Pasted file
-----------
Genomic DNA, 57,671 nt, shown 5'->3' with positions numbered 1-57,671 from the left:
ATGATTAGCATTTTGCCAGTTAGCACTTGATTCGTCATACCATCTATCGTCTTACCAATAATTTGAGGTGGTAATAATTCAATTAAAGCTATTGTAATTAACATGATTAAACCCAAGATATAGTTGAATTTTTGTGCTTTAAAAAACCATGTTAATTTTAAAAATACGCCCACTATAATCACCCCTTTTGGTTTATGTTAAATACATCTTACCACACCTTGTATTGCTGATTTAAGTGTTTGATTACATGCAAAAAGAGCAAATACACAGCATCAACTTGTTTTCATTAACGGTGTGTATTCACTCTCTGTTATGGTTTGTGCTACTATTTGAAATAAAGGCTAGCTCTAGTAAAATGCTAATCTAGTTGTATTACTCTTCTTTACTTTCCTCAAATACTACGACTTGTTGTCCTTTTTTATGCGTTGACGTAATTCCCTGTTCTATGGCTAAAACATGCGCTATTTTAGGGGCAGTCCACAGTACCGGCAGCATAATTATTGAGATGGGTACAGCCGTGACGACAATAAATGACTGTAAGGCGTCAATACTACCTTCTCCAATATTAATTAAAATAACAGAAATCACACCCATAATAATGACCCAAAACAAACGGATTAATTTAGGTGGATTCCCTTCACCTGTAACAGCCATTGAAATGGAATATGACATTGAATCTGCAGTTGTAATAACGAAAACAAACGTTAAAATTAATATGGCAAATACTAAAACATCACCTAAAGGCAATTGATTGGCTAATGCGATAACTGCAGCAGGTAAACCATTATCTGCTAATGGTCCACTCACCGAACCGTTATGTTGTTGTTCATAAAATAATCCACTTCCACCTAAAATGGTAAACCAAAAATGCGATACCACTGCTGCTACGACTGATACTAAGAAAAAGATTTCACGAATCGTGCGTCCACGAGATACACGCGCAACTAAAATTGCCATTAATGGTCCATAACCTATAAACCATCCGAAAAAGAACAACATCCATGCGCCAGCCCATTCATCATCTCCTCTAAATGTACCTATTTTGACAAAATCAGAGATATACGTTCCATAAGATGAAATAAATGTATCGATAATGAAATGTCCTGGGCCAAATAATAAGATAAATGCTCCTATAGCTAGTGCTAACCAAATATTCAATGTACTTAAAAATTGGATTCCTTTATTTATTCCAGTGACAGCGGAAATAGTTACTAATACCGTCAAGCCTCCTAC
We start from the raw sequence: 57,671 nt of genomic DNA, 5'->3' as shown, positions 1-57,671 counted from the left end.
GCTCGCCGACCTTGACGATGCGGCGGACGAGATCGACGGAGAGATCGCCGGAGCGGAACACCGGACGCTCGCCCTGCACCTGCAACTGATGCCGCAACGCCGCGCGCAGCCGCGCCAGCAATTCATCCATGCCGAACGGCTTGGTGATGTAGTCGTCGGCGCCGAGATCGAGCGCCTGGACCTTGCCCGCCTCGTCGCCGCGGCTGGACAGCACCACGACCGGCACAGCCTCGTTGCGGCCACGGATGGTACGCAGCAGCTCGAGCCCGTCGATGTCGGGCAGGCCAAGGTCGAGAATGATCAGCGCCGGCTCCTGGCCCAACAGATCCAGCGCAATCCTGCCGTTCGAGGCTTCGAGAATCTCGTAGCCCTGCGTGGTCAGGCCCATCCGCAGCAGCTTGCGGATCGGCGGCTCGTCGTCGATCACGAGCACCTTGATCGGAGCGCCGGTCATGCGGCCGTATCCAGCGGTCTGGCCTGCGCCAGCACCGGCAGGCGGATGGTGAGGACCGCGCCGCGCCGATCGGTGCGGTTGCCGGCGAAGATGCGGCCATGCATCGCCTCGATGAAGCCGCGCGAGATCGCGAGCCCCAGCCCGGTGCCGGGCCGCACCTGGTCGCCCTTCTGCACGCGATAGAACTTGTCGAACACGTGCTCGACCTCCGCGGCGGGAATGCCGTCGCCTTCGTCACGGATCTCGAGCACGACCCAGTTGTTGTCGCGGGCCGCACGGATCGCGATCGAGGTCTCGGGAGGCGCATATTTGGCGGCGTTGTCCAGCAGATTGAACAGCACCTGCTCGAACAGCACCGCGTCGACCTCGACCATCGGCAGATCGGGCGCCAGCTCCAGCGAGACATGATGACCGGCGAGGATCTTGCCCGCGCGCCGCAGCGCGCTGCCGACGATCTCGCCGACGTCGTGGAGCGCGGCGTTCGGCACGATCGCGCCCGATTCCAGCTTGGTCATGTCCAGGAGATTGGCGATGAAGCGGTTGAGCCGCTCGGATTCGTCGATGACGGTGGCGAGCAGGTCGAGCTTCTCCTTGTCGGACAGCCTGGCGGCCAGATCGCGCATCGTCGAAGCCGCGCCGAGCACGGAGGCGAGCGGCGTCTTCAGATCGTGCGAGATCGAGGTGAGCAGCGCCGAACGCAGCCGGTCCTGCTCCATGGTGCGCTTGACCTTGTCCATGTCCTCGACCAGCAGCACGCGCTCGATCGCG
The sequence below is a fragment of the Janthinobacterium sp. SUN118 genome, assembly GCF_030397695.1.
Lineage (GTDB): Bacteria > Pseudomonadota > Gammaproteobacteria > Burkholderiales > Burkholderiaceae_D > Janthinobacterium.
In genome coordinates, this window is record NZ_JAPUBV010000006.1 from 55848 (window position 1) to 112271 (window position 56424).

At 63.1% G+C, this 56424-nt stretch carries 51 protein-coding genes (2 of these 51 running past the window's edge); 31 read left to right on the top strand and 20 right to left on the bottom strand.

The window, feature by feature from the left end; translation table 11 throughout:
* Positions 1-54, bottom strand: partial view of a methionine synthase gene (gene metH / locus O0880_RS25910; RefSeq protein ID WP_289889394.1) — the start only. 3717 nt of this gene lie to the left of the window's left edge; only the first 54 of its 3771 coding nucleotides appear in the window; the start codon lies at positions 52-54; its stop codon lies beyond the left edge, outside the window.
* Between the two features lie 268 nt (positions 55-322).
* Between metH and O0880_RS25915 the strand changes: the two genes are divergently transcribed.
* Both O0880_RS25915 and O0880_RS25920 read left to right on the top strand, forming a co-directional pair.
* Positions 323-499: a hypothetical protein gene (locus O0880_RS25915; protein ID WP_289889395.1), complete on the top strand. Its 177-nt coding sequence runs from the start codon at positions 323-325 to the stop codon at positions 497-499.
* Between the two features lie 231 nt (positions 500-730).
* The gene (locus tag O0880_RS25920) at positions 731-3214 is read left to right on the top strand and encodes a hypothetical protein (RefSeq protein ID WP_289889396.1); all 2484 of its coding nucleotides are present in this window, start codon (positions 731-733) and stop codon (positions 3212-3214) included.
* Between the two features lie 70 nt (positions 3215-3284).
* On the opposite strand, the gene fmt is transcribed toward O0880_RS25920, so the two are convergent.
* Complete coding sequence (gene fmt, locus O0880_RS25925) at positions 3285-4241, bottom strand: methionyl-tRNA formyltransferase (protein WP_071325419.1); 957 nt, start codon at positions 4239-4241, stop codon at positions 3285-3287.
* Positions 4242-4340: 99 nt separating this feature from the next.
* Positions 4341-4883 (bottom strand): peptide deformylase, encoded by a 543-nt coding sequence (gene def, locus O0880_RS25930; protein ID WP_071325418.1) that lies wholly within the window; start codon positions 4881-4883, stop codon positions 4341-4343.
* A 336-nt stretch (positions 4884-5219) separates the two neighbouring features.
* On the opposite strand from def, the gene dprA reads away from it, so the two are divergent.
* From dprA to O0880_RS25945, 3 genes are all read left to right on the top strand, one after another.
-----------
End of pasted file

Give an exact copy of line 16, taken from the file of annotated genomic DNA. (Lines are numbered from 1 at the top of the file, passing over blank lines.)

* The gene (locus tag O0880_RS25920) at positions 731-3214 is read left to right on the top strand and encodes a hypothetical protein (RefSeq protein ID WP_289889396.1); all 2484 of its coding nucleotides are present in this window, start codon (positions 731-733) and stop codon (positions 3212-3214) included.